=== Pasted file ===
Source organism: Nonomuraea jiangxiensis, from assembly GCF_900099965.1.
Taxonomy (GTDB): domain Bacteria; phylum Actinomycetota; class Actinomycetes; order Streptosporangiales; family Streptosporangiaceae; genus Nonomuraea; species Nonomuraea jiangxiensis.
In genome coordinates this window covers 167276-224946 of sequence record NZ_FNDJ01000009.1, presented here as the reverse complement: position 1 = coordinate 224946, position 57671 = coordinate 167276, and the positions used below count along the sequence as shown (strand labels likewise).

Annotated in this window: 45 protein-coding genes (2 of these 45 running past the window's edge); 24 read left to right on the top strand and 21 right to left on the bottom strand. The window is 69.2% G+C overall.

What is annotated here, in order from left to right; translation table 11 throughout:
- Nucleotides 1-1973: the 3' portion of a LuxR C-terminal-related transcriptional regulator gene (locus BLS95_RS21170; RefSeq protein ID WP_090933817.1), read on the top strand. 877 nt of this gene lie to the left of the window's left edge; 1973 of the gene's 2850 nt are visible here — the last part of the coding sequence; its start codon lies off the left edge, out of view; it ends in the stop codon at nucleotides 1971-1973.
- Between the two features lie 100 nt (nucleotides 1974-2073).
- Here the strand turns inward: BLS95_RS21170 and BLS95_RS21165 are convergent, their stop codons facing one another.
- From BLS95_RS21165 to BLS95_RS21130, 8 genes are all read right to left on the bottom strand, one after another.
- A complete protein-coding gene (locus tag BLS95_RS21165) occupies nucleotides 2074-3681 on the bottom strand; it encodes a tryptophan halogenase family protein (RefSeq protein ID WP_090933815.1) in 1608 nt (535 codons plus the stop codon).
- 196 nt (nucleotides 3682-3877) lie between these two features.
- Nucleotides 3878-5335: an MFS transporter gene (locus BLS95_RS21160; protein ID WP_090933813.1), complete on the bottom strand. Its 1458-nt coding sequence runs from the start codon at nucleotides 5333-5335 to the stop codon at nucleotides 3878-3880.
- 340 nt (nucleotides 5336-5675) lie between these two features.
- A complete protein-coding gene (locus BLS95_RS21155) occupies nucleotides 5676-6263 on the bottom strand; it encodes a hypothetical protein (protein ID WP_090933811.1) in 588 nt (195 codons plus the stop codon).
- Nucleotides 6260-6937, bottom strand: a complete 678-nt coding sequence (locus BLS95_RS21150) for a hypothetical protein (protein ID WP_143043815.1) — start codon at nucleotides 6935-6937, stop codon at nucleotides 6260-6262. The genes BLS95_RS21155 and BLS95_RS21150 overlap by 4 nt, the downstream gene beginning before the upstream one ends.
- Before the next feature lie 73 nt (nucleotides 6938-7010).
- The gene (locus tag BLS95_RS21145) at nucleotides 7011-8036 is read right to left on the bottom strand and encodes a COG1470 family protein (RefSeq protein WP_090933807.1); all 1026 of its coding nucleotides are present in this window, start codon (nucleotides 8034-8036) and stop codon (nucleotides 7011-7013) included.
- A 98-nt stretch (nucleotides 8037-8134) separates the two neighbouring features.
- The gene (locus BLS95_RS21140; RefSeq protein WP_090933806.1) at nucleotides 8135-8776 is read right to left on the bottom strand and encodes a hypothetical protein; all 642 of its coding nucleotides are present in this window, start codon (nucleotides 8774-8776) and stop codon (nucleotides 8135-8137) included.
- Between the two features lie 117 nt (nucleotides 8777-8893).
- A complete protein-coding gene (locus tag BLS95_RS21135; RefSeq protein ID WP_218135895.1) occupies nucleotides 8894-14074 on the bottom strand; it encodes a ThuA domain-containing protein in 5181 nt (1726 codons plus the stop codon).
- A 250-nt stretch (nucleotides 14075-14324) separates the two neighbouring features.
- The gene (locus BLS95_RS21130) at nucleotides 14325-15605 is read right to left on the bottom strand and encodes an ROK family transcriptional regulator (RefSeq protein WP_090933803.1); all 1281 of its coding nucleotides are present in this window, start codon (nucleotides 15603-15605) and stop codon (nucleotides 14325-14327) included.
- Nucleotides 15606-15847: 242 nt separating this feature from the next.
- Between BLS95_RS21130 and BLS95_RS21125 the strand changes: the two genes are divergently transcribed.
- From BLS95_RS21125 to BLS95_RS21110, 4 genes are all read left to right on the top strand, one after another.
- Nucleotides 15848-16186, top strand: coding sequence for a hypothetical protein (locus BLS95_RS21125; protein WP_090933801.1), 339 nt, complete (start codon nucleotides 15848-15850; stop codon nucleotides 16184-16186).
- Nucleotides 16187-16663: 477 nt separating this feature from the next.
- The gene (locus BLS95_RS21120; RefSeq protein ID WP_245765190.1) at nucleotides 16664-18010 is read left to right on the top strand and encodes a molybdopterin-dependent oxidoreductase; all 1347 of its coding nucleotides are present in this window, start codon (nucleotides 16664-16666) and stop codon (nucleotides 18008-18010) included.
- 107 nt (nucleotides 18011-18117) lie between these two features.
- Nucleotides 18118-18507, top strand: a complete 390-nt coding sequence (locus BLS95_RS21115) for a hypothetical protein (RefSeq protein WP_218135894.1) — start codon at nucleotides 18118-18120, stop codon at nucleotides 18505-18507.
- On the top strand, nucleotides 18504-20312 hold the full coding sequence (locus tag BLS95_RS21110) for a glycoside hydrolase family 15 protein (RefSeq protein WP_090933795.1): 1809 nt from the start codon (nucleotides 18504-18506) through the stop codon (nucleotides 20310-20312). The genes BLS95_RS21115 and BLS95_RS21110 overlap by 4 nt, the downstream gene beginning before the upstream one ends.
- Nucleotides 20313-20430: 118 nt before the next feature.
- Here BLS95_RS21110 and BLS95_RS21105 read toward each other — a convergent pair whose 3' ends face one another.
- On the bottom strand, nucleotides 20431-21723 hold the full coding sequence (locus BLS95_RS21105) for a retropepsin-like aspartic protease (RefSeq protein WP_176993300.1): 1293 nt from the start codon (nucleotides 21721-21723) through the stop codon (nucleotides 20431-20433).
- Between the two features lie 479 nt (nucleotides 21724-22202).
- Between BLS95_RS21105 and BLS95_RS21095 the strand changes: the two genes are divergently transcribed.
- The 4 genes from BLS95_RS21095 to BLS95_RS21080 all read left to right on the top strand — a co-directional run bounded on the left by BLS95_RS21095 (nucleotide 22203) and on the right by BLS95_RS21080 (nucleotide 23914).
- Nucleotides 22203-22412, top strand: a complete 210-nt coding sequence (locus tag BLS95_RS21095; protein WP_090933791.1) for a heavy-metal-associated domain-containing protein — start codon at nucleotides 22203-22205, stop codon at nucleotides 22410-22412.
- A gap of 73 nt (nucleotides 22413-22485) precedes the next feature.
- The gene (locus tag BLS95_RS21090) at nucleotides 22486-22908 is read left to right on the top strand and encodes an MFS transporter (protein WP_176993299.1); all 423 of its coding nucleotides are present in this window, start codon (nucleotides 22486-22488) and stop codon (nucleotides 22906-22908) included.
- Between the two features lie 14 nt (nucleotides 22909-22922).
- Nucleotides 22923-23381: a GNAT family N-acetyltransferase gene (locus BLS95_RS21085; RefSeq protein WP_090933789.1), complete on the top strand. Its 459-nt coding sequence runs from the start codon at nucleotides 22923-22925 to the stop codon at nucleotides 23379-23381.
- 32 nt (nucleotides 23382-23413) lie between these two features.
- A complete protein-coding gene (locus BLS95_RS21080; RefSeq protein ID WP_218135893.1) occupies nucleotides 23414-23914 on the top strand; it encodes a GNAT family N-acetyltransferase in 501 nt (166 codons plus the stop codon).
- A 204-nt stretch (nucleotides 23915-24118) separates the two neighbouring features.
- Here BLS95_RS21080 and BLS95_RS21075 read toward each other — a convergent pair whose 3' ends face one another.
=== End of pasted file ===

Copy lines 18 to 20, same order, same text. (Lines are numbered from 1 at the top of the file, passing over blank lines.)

- A 98-nt stretch (nucleotides 8037-8134) separates the two neighbouring features.
- The gene (locus BLS95_RS21140; RefSeq protein WP_090933806.1) at nucleotides 8135-8776 is read right to left on the bottom strand and encodes a hypothetical protein; all 642 of its coding nucleotides are present in this window, start codon (nucleotides 8774-8776) and stop codon (nucleotides 8135-8137) included.
- Between the two features lie 117 nt (nucleotides 8777-8893).